A lack of standardization in crime statistics and the complexity of the causes of and cures for crime have made the use of crime statistics difficult.
For instance, whether using marijuana causes crime is an important question as more states consider legalizing recreational marijuana. Legalization proponents could point to a paper in the Journal of Economic Behavior and Organization that found thefts decreased by 20 percent and rapes by as much as 30 percent post-legalization in Washington state.
But, in a survey of 75 sheriffs in states that legalized recreational marijuana undertaken by The New Yorker, the 25 who responded were evenly split between not seeing any change and being certain of an increased crime rate. Thus, The New Yorker survey and the journal paper have two differing conclusions, demonstrating the difficulty in comparing crime statistics.
The most basic problem in crime statistics is defining what a crime is. Behavior that is criminal in some places is not criminal in others.
The definition of what a crime is also changes over time, making historical comparisons difficult.
Further, how does one classify misdemeanors? Is speeding a crime? Is having an overgrown lawn? That is why the paper focused on rape and theft, behavior that is historically criminal in every state.
Even if the definition of crime were settled, there are differing methods of gathering crime statistics. The FBI’s Uniform Crime Reporting Program relies on information solicited from around 20,000 law enforcement agencies, while the National Crime Victimization Survey of the federal Bureau of Justice Statistics (“BJS”) is a random survey of households that relies on reports by victims — including those who did not report the crime to authorities.
This can lead to vast differences. For instance, the FBI statistics on rape show it almost doubled between 1973 and 1990, while the BJS data show a decline of 40 percent. Vanderbilt University researchers investigated the discrepancy and reported correlations between the FBI’s figures and an increase in the number of female police officers, the advent of rape crisis centers, and reformed styles of investigation. They concluded that the incidence of rape likely declined while the reporting of the crime greatly increased because of reforms in policing, swamping the decline and giving the appearance of an increase in the FBI statistics.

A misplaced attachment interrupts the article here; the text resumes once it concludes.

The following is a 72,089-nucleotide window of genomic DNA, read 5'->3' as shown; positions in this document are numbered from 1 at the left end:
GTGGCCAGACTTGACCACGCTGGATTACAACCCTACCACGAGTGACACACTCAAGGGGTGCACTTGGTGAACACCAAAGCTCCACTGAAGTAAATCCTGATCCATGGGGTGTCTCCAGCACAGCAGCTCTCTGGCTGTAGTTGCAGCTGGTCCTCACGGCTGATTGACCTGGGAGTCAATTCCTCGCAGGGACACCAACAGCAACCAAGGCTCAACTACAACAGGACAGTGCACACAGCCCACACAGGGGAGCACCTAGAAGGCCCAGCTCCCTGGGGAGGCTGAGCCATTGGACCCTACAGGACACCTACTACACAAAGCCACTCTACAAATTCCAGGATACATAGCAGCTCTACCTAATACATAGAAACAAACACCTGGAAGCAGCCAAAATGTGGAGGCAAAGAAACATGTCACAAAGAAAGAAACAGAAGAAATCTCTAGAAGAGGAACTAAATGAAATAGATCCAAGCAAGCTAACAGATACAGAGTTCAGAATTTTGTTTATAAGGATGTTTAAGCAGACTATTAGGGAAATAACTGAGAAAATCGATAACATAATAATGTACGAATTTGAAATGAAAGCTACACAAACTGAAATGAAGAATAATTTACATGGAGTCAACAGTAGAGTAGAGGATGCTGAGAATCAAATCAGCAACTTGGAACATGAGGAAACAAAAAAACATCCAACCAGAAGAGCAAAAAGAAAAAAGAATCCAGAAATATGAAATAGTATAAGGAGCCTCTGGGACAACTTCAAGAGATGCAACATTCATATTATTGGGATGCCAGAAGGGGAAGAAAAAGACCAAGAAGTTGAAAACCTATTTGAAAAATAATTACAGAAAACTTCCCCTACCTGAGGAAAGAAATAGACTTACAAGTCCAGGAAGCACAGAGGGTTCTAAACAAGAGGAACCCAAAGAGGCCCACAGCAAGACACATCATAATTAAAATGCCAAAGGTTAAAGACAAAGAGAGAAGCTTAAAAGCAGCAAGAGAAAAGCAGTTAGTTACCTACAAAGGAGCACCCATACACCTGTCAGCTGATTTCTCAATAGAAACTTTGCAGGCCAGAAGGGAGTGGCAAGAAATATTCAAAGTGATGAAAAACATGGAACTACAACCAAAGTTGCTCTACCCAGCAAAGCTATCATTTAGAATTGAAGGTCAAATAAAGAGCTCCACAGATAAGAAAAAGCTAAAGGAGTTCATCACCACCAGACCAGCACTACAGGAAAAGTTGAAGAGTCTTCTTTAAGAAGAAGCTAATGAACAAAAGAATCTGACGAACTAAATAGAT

Finding such a coherent explanation is rare. Further, random increases in crime may soon return to average, a common phenomenon called “regression to the mean.” However, laws passed in response to the random increase may be incorrectly credited with the subsequent reduction. This makes it difficult to correlate crime rates with legal measures taken to counter crime.
The causes of crime also are hard to correlate to crime statistics because they are complex and interacting, and the results of intervention may be counter-intuitive or ignored simply because people believe in a program regardless of what the statistics show. For instance, a 1992 meta-analysis of 443 published studies on juvenile delinquency programs showed that a third of them did more harm than good. Yet programs such as D.A.R.E. and Scared Straight continue to be popular.
Likewise, a follow-up on the famous Cambridge-Somerville Youth Study, the first large-scale randomized controlled criminology study, showed that the youths selected to receive counseling, tutoring and summer camp were more likely to have committed multiple crimes, be alcoholic, or be mentally ill than those who received no intervention.
Criminologists agree that most people have simple ideas about what causes crimes — violent videos or music, or sexist or racist attitudes — and they are simply wrong. Therefore, we should be wary when simpleexplanations for changes in crime rates and simple solutions for crime are offered.
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